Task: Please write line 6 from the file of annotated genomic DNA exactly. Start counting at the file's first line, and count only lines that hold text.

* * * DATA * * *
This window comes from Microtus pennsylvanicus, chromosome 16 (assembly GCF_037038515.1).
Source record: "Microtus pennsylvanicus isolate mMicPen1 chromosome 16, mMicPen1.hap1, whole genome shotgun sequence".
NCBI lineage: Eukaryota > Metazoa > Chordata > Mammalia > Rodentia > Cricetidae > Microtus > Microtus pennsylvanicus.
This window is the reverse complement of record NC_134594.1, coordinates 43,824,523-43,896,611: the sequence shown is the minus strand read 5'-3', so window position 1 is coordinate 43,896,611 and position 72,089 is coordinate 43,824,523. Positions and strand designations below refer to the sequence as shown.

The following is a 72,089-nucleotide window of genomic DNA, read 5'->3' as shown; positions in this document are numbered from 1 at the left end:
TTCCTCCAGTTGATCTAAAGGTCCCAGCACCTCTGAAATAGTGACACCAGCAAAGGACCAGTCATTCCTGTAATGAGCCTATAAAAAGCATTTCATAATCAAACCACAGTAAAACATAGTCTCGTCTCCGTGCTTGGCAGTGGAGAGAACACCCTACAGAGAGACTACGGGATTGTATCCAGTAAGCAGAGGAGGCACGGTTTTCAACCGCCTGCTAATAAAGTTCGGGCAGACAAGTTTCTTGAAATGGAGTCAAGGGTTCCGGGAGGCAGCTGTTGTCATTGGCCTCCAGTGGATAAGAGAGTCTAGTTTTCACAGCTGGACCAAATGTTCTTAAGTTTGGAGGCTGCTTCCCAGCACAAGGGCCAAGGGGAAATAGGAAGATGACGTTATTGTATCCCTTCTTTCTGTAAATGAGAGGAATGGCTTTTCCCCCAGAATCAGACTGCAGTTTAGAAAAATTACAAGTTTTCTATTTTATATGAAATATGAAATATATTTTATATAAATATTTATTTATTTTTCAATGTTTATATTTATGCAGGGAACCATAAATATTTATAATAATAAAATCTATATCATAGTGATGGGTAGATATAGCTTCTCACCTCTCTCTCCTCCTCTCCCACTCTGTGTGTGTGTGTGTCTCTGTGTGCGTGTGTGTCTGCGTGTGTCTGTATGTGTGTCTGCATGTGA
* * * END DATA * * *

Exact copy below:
TTCCTCCAGTTGATCTAAAGGTCCCAGCACCTCTGAAATAGTGACACCAGCAAAGGACCAGTCATTCCTGTAATGAGCCTATAAAAAGCATTTCATAATCAAACCACAGTAAAACATAGTCTCGTCTCCGTGCTTGGCAGTGGAGAGAACACCCTACAGAGAGACTACGGGATTGTATCCAGTAAGCAGAGGAGGCACGGTTTTCAACCGCCTGCTAATAAAGTTCGGGCAGACAAGTTTCTTGAAATGGAGTCAAGGGTTCCGGGAGGCAGCTGTTGTCATTGGCCTCCAGTGGATAAGAGAGTCTAGTTTTCACAGCTGGACCAAATGTTCTTAAGTTTGGAGGCTGCTTCCCAGCACAAGGGCCAAGGGGAAATAGGAAGATGACGTTATTGTATCCCTTCTTTCTGTAAATGAGAGGAATGGCTTTTCCCCCAGAATCAGACTGCAGTTTAGAAAAATTACAAGTTTTCTATTTTATATGAAATATGAAATATATTTTATATAAATATTTATTTATTTTTCAATGTTTATATTTATGCAGGGAACCATAAATATTTATAATAATAAAATCTATATCATAGTGATGGGTAGATATAGCTTCTCACCTCTCTCTCCTCCTCTCCCACTCTGTGTGTGTGTGTGTCTCTGTGTGCGTGTGTGTCTGCGTGTGTCTGTATGTGTGTCTGCATGTGA